It is 1776 in colonial South Carolina. Benjamin Martin, a French-Indian war hero who is haunted by his past, now wants nothing more than to live peacefully on his small plantation, and wants no part of a war with the most powerful nation in the world, Great Britain. Meanwhile, his two eldest sons, Gabriel and Thomas, can't wait to enlist in the newly formed "Continental Army." When South Carolina decides to join the rebellion against England, Gabriel immediately signs up to fight...without his father's permission. But when Colonel William Tavington, British dragoon, infamous for his brutal tactics, comes and burns the Martin Plantation to the ground, tragedy strikes. Benjamin quickly finds himself torn between protecting his family, and seeking revenge along with being a part of the birth of a new, young, and ambitious nation. Written by
The scene where Benjamin gives Burwell a letter to give to his family is based on two real events: the Battle of Cowpens, won by the Patriots and the Battle of Guilford Courthouse, a costly victory for the British. See more »
Aside from senior officers, the British dragoons (cavalry was not yet a common term) of the American Revolution were all loyal colonists, the horses were also from American breeds. See more »
I have long feared that my sins would return to visit me, and the cost is more than I can bear.
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The Patriot is technically a good movie. Nicely made with good characters, good acting, a strong storyline and fabulous cinematography.
But, to say this movie distorts history would be an understatement. And that is extremely sad in a movie that sells itself as an accurate portrayal of events during the revolution. The Patriot, unfortunately, crosses the line and try's to portray as 'actual fact' a film which is predominantly fictional. Hence, the 'real life' equivalent of Benjamin Martin actually used to scalp Native Americans in his spare time (a fact neatly overlooked by the director).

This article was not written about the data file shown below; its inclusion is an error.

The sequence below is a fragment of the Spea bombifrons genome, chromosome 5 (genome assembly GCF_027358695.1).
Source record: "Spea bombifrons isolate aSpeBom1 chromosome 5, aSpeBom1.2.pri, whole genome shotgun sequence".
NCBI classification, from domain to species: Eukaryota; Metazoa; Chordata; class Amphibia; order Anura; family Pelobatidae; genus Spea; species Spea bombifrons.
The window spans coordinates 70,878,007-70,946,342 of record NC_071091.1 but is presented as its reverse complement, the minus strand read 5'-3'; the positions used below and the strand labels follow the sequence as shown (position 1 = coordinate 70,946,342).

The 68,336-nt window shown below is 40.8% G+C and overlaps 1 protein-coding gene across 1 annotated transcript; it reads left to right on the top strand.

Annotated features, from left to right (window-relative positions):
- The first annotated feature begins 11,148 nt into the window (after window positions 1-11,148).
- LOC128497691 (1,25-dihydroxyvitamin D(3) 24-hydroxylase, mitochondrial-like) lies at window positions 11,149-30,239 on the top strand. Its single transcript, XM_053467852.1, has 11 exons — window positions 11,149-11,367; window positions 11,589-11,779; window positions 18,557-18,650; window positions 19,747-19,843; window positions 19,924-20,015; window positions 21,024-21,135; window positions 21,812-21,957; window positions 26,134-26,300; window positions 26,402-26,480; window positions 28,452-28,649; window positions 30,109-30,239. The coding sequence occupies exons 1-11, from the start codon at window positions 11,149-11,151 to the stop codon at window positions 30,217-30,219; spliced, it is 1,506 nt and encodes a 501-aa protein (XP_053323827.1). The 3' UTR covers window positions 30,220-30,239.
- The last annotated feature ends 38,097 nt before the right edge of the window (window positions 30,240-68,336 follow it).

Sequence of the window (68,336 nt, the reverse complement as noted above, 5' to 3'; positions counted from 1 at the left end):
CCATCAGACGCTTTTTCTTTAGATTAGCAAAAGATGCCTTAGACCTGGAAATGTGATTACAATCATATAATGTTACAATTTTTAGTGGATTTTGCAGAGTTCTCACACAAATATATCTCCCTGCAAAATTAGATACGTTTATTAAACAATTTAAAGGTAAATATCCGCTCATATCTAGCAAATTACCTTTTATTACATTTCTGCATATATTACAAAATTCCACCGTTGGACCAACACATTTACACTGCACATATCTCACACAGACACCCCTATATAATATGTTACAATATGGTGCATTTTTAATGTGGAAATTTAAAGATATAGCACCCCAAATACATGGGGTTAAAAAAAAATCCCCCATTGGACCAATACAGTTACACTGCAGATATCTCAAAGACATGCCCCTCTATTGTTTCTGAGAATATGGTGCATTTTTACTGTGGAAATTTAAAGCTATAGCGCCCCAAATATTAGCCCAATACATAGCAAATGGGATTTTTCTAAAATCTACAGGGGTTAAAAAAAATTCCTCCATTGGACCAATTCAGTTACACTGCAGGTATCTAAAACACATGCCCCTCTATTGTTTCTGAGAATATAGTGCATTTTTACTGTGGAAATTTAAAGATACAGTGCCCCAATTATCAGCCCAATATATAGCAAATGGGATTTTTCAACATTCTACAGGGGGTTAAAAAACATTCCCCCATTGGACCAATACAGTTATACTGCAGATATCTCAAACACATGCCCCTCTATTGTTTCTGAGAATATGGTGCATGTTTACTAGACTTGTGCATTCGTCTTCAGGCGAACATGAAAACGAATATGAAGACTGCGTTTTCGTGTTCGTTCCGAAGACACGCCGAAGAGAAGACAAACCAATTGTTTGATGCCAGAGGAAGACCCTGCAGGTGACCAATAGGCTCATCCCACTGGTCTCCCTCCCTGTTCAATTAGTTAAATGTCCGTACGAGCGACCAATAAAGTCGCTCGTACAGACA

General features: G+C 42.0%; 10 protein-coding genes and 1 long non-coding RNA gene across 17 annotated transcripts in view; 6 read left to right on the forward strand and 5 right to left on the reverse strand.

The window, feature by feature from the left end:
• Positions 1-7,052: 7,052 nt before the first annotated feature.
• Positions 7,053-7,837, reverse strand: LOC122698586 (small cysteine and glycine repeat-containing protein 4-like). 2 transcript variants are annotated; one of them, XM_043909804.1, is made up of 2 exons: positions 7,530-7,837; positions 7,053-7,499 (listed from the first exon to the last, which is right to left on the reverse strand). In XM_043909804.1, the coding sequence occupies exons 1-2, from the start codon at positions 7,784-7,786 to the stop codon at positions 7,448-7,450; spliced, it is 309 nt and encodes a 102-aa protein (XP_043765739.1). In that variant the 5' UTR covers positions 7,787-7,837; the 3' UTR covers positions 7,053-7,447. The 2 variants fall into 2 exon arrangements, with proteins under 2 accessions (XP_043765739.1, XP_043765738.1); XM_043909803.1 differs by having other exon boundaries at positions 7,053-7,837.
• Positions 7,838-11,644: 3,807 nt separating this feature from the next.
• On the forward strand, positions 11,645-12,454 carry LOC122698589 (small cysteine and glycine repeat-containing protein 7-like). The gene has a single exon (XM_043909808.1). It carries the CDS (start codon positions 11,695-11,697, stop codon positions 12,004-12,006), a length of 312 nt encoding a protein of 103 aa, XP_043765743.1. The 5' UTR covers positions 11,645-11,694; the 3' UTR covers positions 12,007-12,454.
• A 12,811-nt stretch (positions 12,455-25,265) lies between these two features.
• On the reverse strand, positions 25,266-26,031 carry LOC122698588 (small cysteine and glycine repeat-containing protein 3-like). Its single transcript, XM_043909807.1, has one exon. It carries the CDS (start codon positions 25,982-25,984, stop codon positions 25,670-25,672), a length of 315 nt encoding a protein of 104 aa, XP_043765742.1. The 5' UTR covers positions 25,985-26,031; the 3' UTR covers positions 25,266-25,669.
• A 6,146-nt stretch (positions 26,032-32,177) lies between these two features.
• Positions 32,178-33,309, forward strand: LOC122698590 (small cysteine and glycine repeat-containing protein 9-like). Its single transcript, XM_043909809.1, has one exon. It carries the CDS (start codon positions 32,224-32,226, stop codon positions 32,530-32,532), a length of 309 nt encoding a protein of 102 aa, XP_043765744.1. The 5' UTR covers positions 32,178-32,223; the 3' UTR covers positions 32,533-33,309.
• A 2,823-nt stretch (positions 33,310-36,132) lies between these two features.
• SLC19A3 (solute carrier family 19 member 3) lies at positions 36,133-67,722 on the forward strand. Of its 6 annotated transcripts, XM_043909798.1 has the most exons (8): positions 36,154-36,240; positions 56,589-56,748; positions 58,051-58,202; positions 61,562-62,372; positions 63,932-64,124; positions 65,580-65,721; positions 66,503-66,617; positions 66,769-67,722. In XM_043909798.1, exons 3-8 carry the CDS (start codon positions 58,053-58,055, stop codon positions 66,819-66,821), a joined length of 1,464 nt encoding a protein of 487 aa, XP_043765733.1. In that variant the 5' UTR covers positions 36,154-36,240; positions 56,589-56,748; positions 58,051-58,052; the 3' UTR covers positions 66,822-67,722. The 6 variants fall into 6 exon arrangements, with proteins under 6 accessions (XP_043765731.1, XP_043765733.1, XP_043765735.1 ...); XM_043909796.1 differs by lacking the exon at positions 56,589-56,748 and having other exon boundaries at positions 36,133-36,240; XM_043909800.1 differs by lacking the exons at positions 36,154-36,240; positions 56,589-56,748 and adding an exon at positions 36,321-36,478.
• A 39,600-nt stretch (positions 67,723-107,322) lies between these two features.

This 'rose tinted' view of history is at its worst during the church-burning scene where a British Army officer ordered the murder of many innocent civilians by locking them in a church and setting it alight. This event never took place and yet, thanks to The Patriot, a whole generation of Americans will believe that the British Army actually committed this horrendous act in South Carolina -- when in fact history shows that it was not the British Army that burned a church full of people in 1776 but the Nazis that did during WW2.
As a Brit, I don't so much mind Hollywood always portraying us as the 'bad guys' -- after all it is American money making these films -- I'm more concerned that some Americans actually believe what they watch. This is especially true in movies like The Patriot which 'pretend' to be real.
It's a shame that in such a technically competent movie, which pays such attention to minutiae detail like the costumes, that something as significant as the accuracy of the screenplay could have been so grotesquely overlooked.
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